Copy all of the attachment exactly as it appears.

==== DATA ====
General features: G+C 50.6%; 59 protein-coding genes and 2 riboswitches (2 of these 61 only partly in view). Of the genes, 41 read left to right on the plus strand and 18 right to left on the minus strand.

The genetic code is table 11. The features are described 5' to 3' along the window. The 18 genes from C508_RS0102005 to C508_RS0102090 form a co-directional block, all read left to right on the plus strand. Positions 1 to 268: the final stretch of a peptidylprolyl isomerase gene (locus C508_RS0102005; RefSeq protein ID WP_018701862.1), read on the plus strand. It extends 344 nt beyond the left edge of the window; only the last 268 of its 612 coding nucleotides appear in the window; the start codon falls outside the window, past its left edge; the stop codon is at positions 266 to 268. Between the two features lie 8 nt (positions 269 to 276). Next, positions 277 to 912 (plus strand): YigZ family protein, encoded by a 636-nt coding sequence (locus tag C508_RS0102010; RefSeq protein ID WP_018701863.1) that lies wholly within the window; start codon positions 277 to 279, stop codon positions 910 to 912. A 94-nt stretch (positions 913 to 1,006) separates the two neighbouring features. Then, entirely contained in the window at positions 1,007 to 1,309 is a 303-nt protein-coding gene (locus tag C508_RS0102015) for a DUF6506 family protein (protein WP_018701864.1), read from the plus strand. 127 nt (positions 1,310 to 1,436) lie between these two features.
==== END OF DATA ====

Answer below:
General features: G+C 50.6%; 59 protein-coding genes and 2 riboswitches (2 of these 61 only partly in view). Of the genes, 41 read left to right on the plus strand and 18 right to left on the minus strand.

The genetic code is table 11. The features are described 5' to 3' along the window. The 18 genes from C508_RS0102005 to C508_RS0102090 form a co-directional block, all read left to right on the plus strand. Positions 1 to 268: the final stretch of a peptidylprolyl isomerase gene (locus C508_RS0102005; RefSeq protein ID WP_018701862.1), read on the plus strand. It extends 344 nt beyond the left edge of the window; only the last 268 of its 612 coding nucleotides appear in the window; the start codon falls outside the window, past its left edge; the stop codon is at positions 266 to 268. Between the two features lie 8 nt (positions 269 to 276). Next, positions 277 to 912 (plus strand): YigZ family protein, encoded by a 636-nt coding sequence (locus tag C508_RS0102010; RefSeq protein ID WP_018701863.1) that lies wholly within the window; start codon positions 277 to 279, stop codon positions 910 to 912. A 94-nt stretch (positions 913 to 1,006) separates the two neighbouring features. Then, entirely contained in the window at positions 1,007 to 1,309 is a 303-nt protein-coding gene (locus tag C508_RS0102015) for a DUF6506 family protein (protein WP_018701864.1), read from the plus strand. 127 nt (positions 1,310 to 1,436) lie between these two features.